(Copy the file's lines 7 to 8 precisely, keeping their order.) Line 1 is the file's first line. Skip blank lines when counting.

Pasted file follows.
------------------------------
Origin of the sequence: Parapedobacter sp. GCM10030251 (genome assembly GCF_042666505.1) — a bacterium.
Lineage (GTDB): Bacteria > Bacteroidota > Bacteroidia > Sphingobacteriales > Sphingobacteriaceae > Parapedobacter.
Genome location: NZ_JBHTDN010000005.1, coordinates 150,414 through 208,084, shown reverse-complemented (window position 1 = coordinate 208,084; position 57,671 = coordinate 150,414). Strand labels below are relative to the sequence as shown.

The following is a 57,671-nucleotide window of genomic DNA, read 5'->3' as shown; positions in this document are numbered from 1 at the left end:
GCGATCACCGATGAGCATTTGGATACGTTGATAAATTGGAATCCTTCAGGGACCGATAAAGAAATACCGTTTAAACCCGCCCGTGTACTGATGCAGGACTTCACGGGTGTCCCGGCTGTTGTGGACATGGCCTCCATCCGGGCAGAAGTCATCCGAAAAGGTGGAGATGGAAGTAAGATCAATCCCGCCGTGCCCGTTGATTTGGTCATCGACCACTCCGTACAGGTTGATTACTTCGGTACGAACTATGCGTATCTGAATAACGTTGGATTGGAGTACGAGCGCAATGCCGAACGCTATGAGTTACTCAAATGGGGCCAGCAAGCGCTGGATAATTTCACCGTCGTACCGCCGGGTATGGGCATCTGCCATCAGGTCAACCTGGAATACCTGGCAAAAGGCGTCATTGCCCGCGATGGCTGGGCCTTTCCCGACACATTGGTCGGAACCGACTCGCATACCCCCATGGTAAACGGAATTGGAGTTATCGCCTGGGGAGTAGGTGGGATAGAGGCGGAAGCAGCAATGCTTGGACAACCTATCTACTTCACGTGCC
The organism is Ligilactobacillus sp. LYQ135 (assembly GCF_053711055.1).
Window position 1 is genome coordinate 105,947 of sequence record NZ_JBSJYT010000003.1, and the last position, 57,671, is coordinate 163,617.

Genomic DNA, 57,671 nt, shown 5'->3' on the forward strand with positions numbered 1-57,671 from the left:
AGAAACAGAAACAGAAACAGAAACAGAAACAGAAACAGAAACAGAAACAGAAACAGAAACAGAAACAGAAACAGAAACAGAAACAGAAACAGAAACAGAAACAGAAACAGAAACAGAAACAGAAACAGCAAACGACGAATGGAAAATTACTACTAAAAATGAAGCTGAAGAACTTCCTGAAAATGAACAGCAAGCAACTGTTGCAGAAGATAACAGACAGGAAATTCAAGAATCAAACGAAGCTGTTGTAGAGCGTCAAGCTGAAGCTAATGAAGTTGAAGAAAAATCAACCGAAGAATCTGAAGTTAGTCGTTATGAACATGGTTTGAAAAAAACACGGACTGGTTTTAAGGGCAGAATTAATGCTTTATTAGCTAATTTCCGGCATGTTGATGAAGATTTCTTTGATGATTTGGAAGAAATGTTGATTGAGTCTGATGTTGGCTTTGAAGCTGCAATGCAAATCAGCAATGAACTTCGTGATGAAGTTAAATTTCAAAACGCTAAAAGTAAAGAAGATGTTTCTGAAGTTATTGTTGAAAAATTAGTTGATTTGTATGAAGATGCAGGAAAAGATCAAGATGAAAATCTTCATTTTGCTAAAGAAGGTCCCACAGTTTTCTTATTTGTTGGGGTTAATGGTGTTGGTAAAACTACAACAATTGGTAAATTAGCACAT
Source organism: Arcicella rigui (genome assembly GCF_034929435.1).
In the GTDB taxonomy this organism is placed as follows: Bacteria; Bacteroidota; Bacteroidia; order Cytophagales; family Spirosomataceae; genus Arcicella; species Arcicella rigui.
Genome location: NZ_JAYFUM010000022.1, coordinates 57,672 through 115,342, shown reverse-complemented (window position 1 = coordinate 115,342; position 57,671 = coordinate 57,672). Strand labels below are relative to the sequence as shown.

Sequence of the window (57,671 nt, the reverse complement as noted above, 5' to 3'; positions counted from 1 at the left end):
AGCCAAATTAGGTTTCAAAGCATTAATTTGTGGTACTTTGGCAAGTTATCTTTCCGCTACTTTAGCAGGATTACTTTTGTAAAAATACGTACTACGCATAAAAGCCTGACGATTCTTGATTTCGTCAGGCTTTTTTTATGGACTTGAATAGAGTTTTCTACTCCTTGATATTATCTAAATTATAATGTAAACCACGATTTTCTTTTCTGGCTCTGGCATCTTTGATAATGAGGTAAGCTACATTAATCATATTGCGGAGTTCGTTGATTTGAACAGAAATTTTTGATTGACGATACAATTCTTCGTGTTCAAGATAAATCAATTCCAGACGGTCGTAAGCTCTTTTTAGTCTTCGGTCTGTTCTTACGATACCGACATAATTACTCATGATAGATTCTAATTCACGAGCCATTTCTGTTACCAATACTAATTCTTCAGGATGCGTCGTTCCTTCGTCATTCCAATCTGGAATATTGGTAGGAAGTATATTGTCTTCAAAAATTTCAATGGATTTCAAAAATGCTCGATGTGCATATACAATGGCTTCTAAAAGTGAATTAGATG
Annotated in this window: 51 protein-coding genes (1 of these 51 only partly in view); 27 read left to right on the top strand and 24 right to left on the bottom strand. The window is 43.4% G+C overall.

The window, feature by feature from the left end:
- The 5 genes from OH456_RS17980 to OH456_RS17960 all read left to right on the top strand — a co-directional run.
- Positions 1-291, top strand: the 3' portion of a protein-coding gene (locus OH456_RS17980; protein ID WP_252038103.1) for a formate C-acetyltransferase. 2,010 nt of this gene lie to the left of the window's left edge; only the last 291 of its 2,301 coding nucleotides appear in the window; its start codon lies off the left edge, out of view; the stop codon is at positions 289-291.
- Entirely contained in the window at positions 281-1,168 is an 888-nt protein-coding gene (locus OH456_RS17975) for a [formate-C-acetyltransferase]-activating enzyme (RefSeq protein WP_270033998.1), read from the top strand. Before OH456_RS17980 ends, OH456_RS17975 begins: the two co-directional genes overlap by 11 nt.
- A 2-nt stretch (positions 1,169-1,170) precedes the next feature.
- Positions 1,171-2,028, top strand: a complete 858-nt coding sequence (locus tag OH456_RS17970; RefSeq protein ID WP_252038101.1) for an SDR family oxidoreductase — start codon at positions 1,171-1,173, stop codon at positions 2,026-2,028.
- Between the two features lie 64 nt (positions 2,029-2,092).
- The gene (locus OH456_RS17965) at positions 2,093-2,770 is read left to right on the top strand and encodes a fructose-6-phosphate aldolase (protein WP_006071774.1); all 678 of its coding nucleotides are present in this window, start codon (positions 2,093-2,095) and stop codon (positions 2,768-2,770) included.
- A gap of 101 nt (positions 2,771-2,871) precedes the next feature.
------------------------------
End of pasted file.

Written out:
Window position 1 is genome coordinate 105,947 of sequence record NZ_JBSJYT010000003.1, and the last position, 57,671, is coordinate 163,617.

Genomic DNA, 57,671 nt, shown 5'->3' on the forward strand with positions numbered 1-57,671 from the left: